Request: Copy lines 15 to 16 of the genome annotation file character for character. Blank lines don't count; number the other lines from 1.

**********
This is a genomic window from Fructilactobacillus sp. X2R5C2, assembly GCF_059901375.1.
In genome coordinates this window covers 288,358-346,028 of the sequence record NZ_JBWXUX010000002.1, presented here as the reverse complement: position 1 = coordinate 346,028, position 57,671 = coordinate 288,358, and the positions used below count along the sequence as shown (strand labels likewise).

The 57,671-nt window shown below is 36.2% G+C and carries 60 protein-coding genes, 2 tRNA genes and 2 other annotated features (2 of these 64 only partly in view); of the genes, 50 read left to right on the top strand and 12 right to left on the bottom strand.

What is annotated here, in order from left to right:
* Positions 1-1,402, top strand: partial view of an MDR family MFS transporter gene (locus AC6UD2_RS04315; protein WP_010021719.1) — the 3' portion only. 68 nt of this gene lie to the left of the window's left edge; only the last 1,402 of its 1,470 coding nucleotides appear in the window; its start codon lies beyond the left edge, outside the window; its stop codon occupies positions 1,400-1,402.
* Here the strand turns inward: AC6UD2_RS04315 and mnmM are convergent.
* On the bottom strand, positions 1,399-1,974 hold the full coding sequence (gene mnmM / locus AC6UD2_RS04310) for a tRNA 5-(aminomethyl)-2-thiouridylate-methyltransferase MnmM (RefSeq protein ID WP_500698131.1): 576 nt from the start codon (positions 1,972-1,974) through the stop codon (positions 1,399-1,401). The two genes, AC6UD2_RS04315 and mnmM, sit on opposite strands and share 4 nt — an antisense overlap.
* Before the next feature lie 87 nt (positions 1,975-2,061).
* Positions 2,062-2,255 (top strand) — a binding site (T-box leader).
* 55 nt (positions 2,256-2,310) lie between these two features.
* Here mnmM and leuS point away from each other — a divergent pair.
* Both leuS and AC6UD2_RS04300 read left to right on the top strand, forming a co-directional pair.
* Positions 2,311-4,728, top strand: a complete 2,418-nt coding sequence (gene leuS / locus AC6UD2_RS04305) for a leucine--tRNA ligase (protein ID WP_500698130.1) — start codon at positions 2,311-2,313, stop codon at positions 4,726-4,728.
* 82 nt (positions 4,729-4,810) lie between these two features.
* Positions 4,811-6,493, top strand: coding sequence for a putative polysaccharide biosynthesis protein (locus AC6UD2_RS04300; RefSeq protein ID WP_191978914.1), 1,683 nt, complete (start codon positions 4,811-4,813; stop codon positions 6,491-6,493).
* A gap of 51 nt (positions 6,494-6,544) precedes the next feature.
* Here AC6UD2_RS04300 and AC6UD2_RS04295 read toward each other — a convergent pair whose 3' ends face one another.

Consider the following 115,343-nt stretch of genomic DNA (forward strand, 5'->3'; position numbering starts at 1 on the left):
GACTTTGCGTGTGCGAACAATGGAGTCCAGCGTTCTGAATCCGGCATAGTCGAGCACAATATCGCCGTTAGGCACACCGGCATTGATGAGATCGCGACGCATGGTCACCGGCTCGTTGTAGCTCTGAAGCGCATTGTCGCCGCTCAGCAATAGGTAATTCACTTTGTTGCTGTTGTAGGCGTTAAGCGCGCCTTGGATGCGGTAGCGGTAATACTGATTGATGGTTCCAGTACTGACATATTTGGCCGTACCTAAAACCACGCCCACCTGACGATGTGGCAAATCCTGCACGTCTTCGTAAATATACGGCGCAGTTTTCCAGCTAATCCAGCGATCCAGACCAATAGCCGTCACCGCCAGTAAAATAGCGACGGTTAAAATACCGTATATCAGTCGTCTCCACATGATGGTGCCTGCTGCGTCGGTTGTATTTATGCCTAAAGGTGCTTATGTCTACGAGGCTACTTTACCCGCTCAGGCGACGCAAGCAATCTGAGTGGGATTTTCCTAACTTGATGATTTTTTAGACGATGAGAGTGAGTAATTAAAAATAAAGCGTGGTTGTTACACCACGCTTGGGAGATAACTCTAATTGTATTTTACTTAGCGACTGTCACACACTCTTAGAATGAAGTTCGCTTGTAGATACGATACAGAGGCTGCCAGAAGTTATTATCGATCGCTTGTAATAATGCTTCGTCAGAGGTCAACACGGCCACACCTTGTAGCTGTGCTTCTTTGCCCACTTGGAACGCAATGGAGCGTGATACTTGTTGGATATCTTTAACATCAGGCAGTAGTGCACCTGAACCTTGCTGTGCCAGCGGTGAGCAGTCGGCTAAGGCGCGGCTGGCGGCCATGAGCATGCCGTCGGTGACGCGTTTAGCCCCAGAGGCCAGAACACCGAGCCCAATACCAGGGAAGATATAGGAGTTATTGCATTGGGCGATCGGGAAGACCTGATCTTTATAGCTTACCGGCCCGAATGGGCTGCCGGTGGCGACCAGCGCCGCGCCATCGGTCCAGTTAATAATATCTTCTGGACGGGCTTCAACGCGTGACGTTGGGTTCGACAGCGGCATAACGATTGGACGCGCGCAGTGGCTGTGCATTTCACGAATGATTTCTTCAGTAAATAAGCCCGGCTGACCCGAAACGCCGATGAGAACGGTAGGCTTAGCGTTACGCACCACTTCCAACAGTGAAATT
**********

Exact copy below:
* Positions 4,811-6,493, top strand: coding sequence for a putative polysaccharide biosynthesis protein (locus AC6UD2_RS04300; RefSeq protein ID WP_191978914.1), 1,683 nt, complete (start codon positions 4,811-4,813; stop codon positions 6,491-6,493).
* A gap of 51 nt (positions 6,494-6,544) precedes the next feature.